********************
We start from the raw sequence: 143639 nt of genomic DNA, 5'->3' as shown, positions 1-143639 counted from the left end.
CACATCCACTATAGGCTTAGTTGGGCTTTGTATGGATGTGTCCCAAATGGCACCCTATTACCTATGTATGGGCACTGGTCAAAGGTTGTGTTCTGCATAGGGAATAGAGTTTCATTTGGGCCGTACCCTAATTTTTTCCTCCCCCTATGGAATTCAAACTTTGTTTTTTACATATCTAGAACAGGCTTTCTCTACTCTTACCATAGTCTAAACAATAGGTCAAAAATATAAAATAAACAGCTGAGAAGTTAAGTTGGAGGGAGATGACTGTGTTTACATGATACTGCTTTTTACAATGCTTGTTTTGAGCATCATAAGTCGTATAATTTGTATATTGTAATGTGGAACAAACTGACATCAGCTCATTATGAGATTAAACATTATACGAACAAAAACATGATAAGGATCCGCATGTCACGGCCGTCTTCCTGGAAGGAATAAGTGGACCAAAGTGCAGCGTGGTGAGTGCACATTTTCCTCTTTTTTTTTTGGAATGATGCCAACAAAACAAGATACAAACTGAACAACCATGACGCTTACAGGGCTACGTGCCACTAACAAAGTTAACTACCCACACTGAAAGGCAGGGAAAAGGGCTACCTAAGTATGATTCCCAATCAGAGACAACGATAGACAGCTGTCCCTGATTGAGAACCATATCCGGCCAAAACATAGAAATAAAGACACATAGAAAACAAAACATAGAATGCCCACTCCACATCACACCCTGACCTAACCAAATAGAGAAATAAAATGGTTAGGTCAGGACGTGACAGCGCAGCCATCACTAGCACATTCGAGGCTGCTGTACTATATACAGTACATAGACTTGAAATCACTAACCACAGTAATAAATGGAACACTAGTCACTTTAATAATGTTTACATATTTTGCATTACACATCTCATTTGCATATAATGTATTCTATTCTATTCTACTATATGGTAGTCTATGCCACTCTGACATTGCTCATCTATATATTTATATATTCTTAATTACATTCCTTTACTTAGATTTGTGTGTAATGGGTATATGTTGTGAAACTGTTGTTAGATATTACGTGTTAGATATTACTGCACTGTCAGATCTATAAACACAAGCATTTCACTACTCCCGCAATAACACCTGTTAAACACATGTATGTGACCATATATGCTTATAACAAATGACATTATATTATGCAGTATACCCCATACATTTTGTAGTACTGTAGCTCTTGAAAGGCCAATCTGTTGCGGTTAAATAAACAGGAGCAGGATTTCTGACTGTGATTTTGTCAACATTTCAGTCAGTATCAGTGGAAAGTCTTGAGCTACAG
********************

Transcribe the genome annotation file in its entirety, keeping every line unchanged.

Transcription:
We start from the raw sequence: 143639 nt of genomic DNA, 5'->3' as shown, positions 1-143639 counted from the left end.
CACATCCACTATAGGCTTAGTTGGGCTTTGTATGGATGTGTCCCAAATGGCACCCTATTACCTATGTATGGGCACTGGTCAAAGGTTGTGTTCTGCATAGGGAATAGAGTTTCATTTGGGCCGTACCCTAATTTTTTCCTCCCCCTATGGAATTCAAACTTTGTTTTTTACATATCTAGAACAGGCTTTCTCTACTCTTACCATAGTCTAAACAATAGGTCAAAAATATAAAATAAACAGCTGAGAAGTTAAGTTGGAGGGAGATGACTGTGTTTACATGATACTGCTTTTTACAATGCTTGTTTTGAGCATCATAAGTCGTATAATTTGTATATTGTAATGTGGAACAAACTGACATCAGCTCATTATGAGATTAAACATTATACGAACAAAAACATGATAAGGATCCGCATGTCACGGCCGTCTTCCTGGAAGGAATAAGTGGACCAAAGTGCAGCGTGGTGAGTGCACATTTTCCTCTTTTTTTTTTGGAATGATGCCAACAAAACAAGATACAAACTGAACAACCATGACGCTTACAGGGCTACGTGCCACTAACAAAGTTAACTACCCACACTGAAAGGCAGGGAAAAGGGCTACCTAAGTATGATTCCCAATCAGAGACAACGATAGACAGCTGTCCCTGATTGAGAACCATATCCGGCCAAAACATAGAAATAAAGACACATAGAAAACAAAACATAGAATGCCCACTCCACATCACACCCTGACCTAACCAAATAGAGAAATAAAATGGTTAGGTCAGGACGTGACAGCGCAGCCATCACTAGCACATTCGAGGCTGCTGTACTATATACAGTACATAGACTTGAAATCACTAACCACAGTAATAAATGGAACACTAGTCACTTTAATAATGTTTACATATTTTGCATTACACATCTCATTTGCATATAATGTATTCTATTCTATTCTACTATATGGTAGTCTATGCCACTCTGACATTGCTCATCTATATATTTATATATTCTTAATTACATTCCTTTACTTAGATTTGTGTGTAATGGGTATATGTTGTGAAACTGTTGTTAGATATTACGTGTTAGATATTACTGCACTGTCAGATCTATAAACACAAGCATTTCACTACTCCCGCAATAACACCTGTTAAACACATGTATGTGACCATATATGCTTATAACAAATGACATTATATTATGCAGTATACCCCATACATTTTGTAGTACTGTAGCTCTTGAAAGGCCAATCTGTTGCGGTTAAATAAACAGGAGCAGGATTTCTGACTGTGATTTTGTCAACATTTCAGTCAGTATCAGTGGAAAGTCTTGAGCTACAG